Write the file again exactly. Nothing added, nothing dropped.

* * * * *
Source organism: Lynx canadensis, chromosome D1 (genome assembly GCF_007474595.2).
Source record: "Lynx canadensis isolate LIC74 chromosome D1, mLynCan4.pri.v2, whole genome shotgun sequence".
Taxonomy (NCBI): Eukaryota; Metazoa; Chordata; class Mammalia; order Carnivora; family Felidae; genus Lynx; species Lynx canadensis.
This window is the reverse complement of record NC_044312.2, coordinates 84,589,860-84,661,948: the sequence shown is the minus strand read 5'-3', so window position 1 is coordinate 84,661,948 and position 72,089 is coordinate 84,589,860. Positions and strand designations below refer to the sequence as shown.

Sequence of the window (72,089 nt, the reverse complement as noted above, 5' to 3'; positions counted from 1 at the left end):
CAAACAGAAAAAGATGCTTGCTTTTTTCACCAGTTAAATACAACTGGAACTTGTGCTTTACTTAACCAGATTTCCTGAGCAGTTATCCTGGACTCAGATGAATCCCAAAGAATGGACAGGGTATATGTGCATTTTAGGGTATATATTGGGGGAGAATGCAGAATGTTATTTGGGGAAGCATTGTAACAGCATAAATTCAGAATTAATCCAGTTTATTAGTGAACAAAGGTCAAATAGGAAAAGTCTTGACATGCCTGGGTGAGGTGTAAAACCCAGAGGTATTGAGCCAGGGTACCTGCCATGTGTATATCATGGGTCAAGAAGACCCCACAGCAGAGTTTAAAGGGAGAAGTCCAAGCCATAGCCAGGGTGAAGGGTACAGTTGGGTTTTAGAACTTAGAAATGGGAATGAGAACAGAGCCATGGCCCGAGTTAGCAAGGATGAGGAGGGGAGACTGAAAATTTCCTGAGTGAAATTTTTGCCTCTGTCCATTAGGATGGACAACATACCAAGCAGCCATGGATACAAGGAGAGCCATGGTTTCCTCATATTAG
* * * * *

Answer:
Source organism: Lynx canadensis, chromosome D1 (genome assembly GCF_007474595.2).
Source record: "Lynx canadensis isolate LIC74 chromosome D1, mLynCan4.pri.v2, whole genome shotgun sequence".
Taxonomy (NCBI): Eukaryota; Metazoa; Chordata; class Mammalia; order Carnivora; family Felidae; genus Lynx; species Lynx canadensis.
This window is the reverse complement of record NC_044312.2, coordinates 84,589,860-84,661,948: the sequence shown is the minus strand read 5'-3', so window position 1 is coordinate 84,661,948 and position 72,089 is coordinate 84,589,860. Positions and strand designations below refer to the sequence as shown.

Sequence of the window (72,089 nt, the reverse complement as noted above, 5' to 3'; positions counted from 1 at the left end):
CAAACAGAAAAAGATGCTTGCTTTTTTCACCAGTTAAATACAACTGGAACTTGTGCTTTACTTAACCAGATTTCCTGAGCAGTTATCCTGGACTCAGATGAATCCCAAAGAATGGACAGGGTATATGTGCATTTTAGGGTATATATTGGGGGAGAATGCAGAATGTTATTTGGGGAAGCATTGTAACAGCATAAATTCAGAATTAATCCAGTTTATTAGTGAACAAAGGTCAAATAGGAAAAGTCTTGACATGCCTGGGTGAGGTGTAAAACCCAGAGGTATTGAGCCAGGGTACCTGCCATGTGTATATCATGGGTCAAGAAGACCCCACAGCAGAGTTTAAAGGGAGAAGTCCAAGCCATAGCCAGGGTGAAGGGTACAGTTGGGTTTTAGAACTTAGAAATGGGAATGAGAACAGAGCCATGGCCCGAGTTAGCAAGGATGAGGAGGGGAGACTGAAAATTTCCTGAGTGAAATTTTTGCCTCTGTCCATTAGGATGGACAACATACCAAGCAGCCATGGATACAAGGAGAGCCATGGTTTCCTCATATTAG